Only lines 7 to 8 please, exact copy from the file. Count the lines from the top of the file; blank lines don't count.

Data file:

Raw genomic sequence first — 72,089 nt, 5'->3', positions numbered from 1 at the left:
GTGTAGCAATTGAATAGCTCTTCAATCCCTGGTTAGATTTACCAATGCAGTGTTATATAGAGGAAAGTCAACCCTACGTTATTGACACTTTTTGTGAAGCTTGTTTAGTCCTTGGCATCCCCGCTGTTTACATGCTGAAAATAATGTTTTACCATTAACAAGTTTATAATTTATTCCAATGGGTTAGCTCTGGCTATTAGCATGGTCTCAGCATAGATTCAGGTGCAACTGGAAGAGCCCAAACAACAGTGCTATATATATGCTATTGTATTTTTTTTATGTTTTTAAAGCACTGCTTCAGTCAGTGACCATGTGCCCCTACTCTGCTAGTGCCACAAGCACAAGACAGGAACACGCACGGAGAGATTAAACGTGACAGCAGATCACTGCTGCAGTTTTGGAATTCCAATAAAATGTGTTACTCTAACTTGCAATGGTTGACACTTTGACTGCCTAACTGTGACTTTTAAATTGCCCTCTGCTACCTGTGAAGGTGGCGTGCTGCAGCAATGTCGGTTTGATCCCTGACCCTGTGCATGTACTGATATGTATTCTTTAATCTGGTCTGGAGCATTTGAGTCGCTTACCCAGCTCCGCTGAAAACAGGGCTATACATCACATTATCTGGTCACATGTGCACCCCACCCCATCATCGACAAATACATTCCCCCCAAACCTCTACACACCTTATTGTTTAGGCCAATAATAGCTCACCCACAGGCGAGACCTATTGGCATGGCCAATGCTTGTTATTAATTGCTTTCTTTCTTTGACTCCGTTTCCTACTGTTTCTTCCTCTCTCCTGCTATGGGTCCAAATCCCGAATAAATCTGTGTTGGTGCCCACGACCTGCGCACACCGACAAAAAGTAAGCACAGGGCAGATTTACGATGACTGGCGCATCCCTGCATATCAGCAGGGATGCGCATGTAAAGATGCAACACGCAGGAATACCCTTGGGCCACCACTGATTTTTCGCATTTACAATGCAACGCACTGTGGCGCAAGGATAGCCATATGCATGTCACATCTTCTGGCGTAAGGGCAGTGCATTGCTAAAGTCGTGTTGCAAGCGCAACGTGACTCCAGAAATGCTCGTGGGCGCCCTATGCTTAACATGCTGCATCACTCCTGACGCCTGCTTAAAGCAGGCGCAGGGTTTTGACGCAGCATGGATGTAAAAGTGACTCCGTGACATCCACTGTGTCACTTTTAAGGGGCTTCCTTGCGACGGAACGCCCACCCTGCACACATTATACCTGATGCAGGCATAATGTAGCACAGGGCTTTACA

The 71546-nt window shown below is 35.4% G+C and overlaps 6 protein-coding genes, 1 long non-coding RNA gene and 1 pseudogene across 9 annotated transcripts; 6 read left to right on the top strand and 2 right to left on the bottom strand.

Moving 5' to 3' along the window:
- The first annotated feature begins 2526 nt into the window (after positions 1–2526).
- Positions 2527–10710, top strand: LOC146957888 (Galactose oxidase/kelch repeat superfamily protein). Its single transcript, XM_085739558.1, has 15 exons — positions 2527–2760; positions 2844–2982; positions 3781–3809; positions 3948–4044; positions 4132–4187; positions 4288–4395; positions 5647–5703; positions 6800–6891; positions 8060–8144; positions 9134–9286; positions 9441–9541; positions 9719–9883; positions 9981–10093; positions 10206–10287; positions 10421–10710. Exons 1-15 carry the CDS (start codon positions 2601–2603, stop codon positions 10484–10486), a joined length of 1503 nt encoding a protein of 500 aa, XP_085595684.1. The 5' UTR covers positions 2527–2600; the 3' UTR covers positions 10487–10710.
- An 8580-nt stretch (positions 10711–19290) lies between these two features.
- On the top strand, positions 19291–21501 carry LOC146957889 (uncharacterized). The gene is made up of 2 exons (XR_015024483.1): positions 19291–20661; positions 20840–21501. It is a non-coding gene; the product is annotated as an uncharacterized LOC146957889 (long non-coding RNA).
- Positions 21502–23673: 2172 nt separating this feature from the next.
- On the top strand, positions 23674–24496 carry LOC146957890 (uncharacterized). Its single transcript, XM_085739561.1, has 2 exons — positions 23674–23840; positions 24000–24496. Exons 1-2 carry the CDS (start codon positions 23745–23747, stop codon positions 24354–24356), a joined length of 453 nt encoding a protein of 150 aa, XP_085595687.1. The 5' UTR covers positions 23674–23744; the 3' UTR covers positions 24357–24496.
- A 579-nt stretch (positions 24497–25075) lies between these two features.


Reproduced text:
- An 8580-nt stretch (positions 10711–19290) lies between these two features.
- On the top strand, positions 19291–21501 carry LOC146957889 (uncharacterized). The gene is made up of 2 exons (XR_015024483.1): positions 19291–20661; positions 20840–21501. It is a non-coding gene; the product is annotated as an uncharacterized LOC146957889 (long non-coding RNA).